The wholesale value of bedding and garden plants was $1.86 billion in 2015, which was 44% of the total wholesale value of floriculture crops in the United States, thus making bedding and garden plants the largest crop segment in this industry. Annual bedding plants generated $1.3 billion, representing 69% of the total bedding and garden plant division. Although the wholesale value of bedding and garden plants had decreased 1% from the previous year, those sold in hanging baskets and containers 5 inches or larger increased, and those sold in smaller containers or flats were reduced compared with the previous year (USDA, 2016).
Considering the economic value of potted bedding plants and the economic and environmental needs to reduce irrigation water usage, many studies have been conducted to determine bedding plants’ responses to water deficits using one of two methods: holding the substrate moisture content (SMC) at a constant level or repeatedly drying down from container capacity (CC) to a lower SMC level. Lowering SMC to a constant 20% from 40% combined with lower fertilization increased flowering of petunia ‘Dreams White’, which increased the visual quality while lowering production costs (Alem et al., 2015). Conversely, it was reported that petunia ‘Hurrah White’ grown at a constant 10% SMC and impatiens (Impatiens walleriana ‘Cajun Violet’) grown at 30% SMC using the dry-down method reduced flower number (Blanusa et al., 2009; Chyliński et al., 2007). Decreased irrigation water usage during greenhouse production increased water use efficiency in American alumroot (Heuchera americana), gaura (Gaura lindheimeri), impatiens (Impatiens walleriana), salvia (Salvia splendens), and vinca (Catharanthus roseus) (Burnett and van Iersel, 2008; Garland et al., 2012; Jaleel et al., 2008; Nemali and van Iersel, 2008).
A greenhouse production challenge to growing bedding plants in smaller containers and flats is height control, which typically has been managed by withholding irrigation combined with several plant growth regulator applications to produce compact plants with shorter internodes (Dole and Wilkins, 1999). Reduced irrigation inhibited petunia (Petunia ×hybrida) shoot growth, which implied that lower SMC could be used as an effective growth control method during greenhouse production of petunias (Blanusa et al., 2009; Niu et al., 2006). Water deficits induced by amending the substrate with osmotic compounds produced more compact salvia (Salvia splendens ‘Bonfire’) with greater leaf area:height (Burnett et al., 2005).
Sensor-based irrigation systems are being used to reduce irrigation water usage and produce more compact plants with lower costs while increasing or maintaining their aesthetic quality. The sensor-based irrigation system was first developed by Nemali and van Iersal in 2006 to reduce water consumption by maintaining a distinct and constant SMC (Nemali and van Iersel, 2006). Previous research showed 40% SMC to be similar to the traditional well-irrigated treatment commonly used by growers for potted plant production, whereas 20% SMC was an alternative irrigation treatment that reduced water usage without detrimental effects on plant quality (Alem et al., 2015; Bayer et al., 2015; Guo et al., 2018; Jacobson et al., 2015).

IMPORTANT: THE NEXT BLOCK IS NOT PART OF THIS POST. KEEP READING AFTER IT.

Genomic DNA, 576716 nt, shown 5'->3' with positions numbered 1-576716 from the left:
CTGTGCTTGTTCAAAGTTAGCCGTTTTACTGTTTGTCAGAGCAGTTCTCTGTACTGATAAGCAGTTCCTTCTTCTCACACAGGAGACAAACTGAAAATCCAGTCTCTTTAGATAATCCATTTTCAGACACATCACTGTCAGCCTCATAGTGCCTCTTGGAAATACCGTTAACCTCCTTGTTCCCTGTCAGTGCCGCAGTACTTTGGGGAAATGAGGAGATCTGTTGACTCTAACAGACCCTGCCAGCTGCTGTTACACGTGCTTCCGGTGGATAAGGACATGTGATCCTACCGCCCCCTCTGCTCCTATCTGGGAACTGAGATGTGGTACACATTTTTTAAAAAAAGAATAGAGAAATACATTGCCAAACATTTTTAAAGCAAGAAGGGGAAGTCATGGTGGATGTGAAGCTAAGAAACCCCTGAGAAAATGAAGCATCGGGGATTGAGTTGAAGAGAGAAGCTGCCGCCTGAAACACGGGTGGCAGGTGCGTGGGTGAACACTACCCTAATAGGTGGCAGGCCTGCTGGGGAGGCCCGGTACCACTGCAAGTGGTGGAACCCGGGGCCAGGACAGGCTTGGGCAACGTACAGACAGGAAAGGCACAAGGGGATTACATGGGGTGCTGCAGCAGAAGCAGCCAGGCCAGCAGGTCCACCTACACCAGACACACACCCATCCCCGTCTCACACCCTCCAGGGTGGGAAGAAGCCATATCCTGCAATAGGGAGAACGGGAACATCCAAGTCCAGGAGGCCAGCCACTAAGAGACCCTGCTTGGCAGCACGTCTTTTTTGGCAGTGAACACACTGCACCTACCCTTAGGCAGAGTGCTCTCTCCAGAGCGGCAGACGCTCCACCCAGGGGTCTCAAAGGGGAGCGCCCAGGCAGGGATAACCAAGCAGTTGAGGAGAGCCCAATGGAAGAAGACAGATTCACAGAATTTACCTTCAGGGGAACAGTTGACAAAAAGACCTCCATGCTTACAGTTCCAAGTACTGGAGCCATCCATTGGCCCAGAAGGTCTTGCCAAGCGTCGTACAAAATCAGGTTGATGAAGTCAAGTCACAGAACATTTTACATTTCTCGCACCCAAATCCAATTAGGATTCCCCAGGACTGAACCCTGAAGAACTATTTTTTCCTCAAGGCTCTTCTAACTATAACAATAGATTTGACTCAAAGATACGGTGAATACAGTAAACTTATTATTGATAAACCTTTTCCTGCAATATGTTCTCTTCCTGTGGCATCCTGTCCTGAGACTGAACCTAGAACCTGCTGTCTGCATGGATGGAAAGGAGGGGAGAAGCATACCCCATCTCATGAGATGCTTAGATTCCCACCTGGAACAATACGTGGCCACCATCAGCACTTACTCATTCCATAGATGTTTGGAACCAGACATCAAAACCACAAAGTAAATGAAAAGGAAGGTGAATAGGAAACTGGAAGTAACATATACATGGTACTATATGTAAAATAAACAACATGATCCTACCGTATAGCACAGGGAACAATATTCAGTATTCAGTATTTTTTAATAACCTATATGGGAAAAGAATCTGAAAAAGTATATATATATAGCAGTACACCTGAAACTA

Using a sensor-controlled dry-down method, the responses of two bedding plant species to wide-range (WR) SMC (CC dried down to 20% SMC) varied compared with narrow-range (NR) SMC (CC dried down to 40% SMC). WR-SMC produced more compact angelonia (Angelonia angustifolia ‘Angelface Blue’), but it did not impact heliotrope (Heliotropium arborescens ‘Simply Scentsational’) shoot growth; however, both species had more root growth with WR-SMC. WR-SMC increased the visual quality of both angelonia and heliotrope postproduction by increasing the percentage of plant shoots covered with inflorescences and decreased water input during production, thereby decreasing production costs (Guo et al., 2018).
Even though studies have been performed to determine plant responses to water deficits during greenhouse production, the effects of water deficits on postproduction quality remain unclear (Islam and Joyce, 2015). The objective of this study was to ascertain the effects of NR-SMC compared to WR-SMC irrigation methods on growth, development, and physiological parameters during the production of coleus, petunia, lantana, impatiens, and salvia grown in 1.67-L containers. The new trend of growing bedding plant species in larger containers (USDA, 2016), much like potted flowering and foliage plants are produced, was further justification to study irrigation of bedding plants grown in pots rather than flats. We used the same dry-down method as described previously (Guo et al., 2018) to apply SMC treatments, and we irrigated plants to CC (54%) after target SMC levels were indicated by sensor readings. The root substrate was allowed to dry down to the target SMC, and it was re-watered to CC repeatedly as needed. We determined whether plants produced with WR-SMC acclimated to infrequent irrigation during simulated shelf life and analyzed the economics of these irrigation methods by considering production inputs and shrinkage through the market channels. Finally, we quantified plant quality before and after simulated shelf life. Our hypothesis was that WR-SMC during production would lower irrigation-associated costs, control growth, better-acclimate plants to the postproduction environment, and allow plants to maintain higher visual quality during postproduction.
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